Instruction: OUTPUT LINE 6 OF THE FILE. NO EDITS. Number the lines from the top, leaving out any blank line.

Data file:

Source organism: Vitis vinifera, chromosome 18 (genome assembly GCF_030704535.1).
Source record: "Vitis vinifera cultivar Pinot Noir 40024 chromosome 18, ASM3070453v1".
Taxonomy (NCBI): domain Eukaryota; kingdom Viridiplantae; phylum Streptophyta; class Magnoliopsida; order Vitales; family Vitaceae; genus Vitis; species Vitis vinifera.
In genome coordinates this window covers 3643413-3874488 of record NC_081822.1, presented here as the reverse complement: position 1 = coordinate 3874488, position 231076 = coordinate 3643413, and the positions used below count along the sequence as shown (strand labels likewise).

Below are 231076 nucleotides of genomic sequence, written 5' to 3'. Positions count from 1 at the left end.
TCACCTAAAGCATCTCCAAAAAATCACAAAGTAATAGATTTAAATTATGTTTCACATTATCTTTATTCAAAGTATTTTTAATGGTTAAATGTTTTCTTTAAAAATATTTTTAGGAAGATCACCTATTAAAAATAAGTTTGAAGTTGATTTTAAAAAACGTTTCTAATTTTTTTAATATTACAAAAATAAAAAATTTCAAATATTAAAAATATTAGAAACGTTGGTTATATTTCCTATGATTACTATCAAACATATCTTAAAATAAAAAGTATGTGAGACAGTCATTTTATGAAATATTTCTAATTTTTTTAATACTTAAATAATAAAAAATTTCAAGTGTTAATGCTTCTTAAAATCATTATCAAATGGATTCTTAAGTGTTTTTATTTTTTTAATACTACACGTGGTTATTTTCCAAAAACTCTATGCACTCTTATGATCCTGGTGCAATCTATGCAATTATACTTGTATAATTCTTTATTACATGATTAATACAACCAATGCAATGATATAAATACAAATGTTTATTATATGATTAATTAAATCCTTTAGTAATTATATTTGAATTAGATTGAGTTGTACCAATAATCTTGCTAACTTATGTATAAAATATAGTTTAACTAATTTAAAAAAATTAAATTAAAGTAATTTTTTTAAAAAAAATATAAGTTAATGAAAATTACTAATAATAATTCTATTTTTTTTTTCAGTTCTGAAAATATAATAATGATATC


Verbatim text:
TCACCTAAAGCATCTCCAAAAAATCACAAAGTAATAGATTTAAATTATGTTTCACATTATCTTTATTCAAAGTATTTTTAATGGTTAAATGTTTTCTTTAAAAATATTTTTAGGAAGATCACCTATTAAAAATAAGTTTGAAGTTGATTTTAAAAAACGTTTCTAATTTTTTTAATATTACAAAAATAAAAAATTTCAAATATTAAAAATATTAGAAACGTTGGTTATATTTCCTATGATTACTATCAAACATATCTTAAAATAAAAAGTATGTGAGACAGTCATTTTATGAAATATTTCTAATTTTTTTAATACTTAAATAATAAAAAATTTCAAGTGTTAATGCTTCTTAAAATCATTATCAAATGGATTCTTAAGTGTTTTTATTTTTTTAATACTACACGTGGTTATTTTCCAAAAACTCTATGCACTCTTATGATCCTGGTGCAATCTATGCAATTATACTTGTATAATTCTTTATTACATGATTAATACAACCAATGCAATGATATAAATACAAATGTTTATTATATGATTAATTAAATCCTTTAGTAATTATATTTGAATTAGATTGAGTTGTACCAATAATCTTGCTAACTTATGTATAAAATATAGTTTAACTAATTTAAAAAAATTAAATTAAAGTAATTTTTTTAAAAAAAATATAAGTTAATGAAAATTACTAATAATAATTCTATTTTTTTTTTCAGTTCTGAAAATATAATAATGATATC